Enhancing quality of life in residential high-rises by sustainable design responses
After the end of World War II, in England was observed a proliferation of high-rises, replacing the destroyed buildings by the bombing and the existing slums. However, their popularity variated with time, at first being seen as a great improvement of the living condition, but later the authorities faced many complain that these buildings were unfit for normal living and especially for families and children. Nowadays England has to cope with a great heritage of towers from the 60s’ and the 70s’, as well as an increase in the construction of new high-rise buildings especially in the capital London. This research recognises the need to improve the design of the existing and future high-rises so they are in the same time sustainable and provide a better quality of life for the occupiers. Therefor an overall aim of the study was formulated: to investigate strengths, weaknesses, opportunities, and threats of the impact of high-rise buildings on quality of life through four objectives. The first one is to evaluate the connection between sustainability and quality of life indicators in high-rise buildings. The second one it to analyse liveability of high-rise buildings for better quality of life. The third one is to analyse energy-efficient solutions and their impact on enhancing quality of life. The final objective is to produce a conceptual framework for designing sustainable high-rise residential buildings enhancing quality of life. The methodology adopts an interpretive and realist paradigm and the data for this research was gathered from primary and secondary sources: interviews, observations and archival data. After searching SkyscraperPage database, it was found that two types of high-rise persist around UK and are numerous in London and Manchester: 12-16 storey buildings with brick cladding and 22-30 storey buildings with concrete cladding, so a limited number of buildings with these characteristics were selected for the case study. Actually, an effort to interview 3 to 5 residents in the same building at low, middle and high floors was made, instead of interviewing single residents from numerous different high-rises, in order to evaluate the significance of the height. The preferred method was interviews, as questionnaires were found to provide superficial data, open to misinterpretation from the researcher. Interviews, on the other hand, provided in-depth information about the social phenomenon: high-rise living, many surprising answers and most importantly, attitudes and preferences that were not influenced by the formulation of the questions but were formulated by the interviewees themselves. Seventeen interviews with residents were conducted in two old high-rises in Manchester and four in London to include the users ‘needs into the research process. Twelve interviews with residents in new high-rises illustrated the existing variations for the design issues. Additionally, twelve architects shared their proven experience designing residential high-rises, offering invaluable expertise for the design of sustainable residential high-rises providing better quality of life. The data generated then were analysed by content analysis and dynamic simulations with DesignBuilder of an approximated model of one of the studied high-rise complemented the interviews, investigating different building envelops and HVAC scenarios. This quantitative method supported the somewhat subjective findings regarding thermal comfort and cost-efficiency from the interviews. The main findings showed that specific sustainable design solutions are adequate for enhancing the quality of life in residential high-rise buildings. Some alerting data from the interviews with the residents reveals difficulties imposed by the design on the social interactions, more common in the old high-rises lacking any amenities. Other important findings inform that both existing and contemporary designs are not orientated towards the needs of the families with children, a major weakness stated by both the architects and the residents. The observations provided support for a view that both modern and old high-rises often fail to enhance and improve the built environment by both appearance and mix of functions, a valuable facet of the high-rises’ social impact. The analysis led to the elaboration of a theoretical framework that can be used by professionals and academics to guide their design process and constitutes the major contribution to knowledge.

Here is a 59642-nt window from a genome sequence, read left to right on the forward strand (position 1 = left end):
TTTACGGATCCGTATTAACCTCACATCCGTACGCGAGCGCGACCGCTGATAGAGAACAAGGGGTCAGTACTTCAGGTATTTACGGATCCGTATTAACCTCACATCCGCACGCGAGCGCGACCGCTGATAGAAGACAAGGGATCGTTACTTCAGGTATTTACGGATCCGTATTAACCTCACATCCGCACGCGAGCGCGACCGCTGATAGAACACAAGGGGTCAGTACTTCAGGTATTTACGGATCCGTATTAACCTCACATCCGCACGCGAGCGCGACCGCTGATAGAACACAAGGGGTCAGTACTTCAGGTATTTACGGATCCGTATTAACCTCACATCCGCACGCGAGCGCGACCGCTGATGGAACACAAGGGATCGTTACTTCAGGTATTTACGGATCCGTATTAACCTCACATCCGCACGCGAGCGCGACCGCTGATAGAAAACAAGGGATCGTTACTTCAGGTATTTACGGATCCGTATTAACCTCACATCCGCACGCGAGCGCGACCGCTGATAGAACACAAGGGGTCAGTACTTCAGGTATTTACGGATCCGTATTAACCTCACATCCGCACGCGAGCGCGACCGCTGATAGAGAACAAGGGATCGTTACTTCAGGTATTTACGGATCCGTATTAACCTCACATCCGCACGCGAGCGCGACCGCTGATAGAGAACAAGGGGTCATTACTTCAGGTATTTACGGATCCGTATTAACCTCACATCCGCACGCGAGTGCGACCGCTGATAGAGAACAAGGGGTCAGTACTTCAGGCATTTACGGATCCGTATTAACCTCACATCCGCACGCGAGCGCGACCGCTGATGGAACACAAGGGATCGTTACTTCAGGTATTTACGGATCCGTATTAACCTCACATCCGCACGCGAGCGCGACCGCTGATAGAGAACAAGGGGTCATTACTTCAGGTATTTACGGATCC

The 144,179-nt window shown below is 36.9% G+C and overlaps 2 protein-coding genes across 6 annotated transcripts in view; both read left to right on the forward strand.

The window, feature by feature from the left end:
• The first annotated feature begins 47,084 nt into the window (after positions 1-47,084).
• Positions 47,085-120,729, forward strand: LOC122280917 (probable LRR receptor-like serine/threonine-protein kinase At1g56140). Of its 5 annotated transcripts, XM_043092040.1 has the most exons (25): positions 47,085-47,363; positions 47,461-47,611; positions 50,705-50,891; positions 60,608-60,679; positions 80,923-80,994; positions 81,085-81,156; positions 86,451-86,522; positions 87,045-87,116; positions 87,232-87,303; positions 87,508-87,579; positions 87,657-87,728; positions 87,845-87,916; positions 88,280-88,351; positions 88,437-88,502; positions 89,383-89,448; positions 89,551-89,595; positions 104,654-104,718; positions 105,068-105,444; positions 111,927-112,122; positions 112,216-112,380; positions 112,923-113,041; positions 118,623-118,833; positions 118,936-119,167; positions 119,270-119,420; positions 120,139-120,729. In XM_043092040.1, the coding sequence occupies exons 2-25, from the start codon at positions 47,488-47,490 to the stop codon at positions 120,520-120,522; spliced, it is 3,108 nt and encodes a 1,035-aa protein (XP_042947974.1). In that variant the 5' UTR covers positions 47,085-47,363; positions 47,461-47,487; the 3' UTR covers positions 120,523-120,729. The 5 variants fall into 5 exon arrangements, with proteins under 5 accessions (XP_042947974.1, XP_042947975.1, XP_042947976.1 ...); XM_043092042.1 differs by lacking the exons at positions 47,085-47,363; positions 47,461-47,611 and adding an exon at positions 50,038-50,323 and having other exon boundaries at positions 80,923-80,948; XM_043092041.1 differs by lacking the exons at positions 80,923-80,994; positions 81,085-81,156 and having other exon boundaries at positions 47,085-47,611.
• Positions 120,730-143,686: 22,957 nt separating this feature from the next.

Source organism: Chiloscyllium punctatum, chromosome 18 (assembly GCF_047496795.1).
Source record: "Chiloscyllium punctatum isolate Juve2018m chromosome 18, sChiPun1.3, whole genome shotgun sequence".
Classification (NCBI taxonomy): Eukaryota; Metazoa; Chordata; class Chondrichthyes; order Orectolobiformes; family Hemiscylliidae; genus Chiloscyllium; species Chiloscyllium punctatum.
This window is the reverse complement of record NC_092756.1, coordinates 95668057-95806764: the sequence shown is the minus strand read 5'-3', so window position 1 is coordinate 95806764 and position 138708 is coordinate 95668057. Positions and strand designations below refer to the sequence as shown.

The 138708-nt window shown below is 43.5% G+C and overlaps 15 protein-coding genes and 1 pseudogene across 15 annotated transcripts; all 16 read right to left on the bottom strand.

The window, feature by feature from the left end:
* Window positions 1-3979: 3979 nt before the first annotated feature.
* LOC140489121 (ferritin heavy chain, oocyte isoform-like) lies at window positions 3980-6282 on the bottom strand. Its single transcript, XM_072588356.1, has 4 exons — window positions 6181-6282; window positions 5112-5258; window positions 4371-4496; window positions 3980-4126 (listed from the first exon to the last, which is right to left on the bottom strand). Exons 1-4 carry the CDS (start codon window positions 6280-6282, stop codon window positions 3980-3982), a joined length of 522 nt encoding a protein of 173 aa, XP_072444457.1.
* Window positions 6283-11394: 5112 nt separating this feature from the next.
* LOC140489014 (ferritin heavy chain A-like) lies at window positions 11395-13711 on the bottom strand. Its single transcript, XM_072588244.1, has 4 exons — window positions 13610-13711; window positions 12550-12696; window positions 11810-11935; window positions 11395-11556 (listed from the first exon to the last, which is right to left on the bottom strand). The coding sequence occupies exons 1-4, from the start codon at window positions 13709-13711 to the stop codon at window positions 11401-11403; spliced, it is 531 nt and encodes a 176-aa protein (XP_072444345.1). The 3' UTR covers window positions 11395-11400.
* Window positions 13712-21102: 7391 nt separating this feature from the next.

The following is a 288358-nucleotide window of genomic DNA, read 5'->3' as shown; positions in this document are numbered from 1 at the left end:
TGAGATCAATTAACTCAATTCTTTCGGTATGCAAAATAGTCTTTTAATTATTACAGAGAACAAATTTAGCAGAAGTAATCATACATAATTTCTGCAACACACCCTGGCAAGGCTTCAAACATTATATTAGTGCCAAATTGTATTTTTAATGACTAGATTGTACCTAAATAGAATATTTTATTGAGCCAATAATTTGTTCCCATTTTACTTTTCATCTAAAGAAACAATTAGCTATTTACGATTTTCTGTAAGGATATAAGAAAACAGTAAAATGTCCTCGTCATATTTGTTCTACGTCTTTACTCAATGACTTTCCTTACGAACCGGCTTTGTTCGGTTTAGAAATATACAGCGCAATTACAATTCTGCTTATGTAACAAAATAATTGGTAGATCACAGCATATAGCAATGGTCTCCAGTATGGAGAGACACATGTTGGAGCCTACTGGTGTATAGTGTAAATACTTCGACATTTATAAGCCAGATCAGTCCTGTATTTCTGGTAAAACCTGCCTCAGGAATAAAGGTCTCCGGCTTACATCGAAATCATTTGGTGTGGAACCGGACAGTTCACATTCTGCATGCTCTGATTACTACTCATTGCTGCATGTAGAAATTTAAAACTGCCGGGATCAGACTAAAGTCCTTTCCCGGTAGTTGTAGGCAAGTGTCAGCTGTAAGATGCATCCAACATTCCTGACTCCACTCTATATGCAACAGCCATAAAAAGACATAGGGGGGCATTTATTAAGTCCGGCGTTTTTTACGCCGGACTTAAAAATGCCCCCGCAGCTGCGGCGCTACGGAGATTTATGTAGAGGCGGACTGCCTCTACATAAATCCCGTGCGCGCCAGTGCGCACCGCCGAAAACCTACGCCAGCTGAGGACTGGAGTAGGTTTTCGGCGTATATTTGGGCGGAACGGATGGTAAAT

- PhD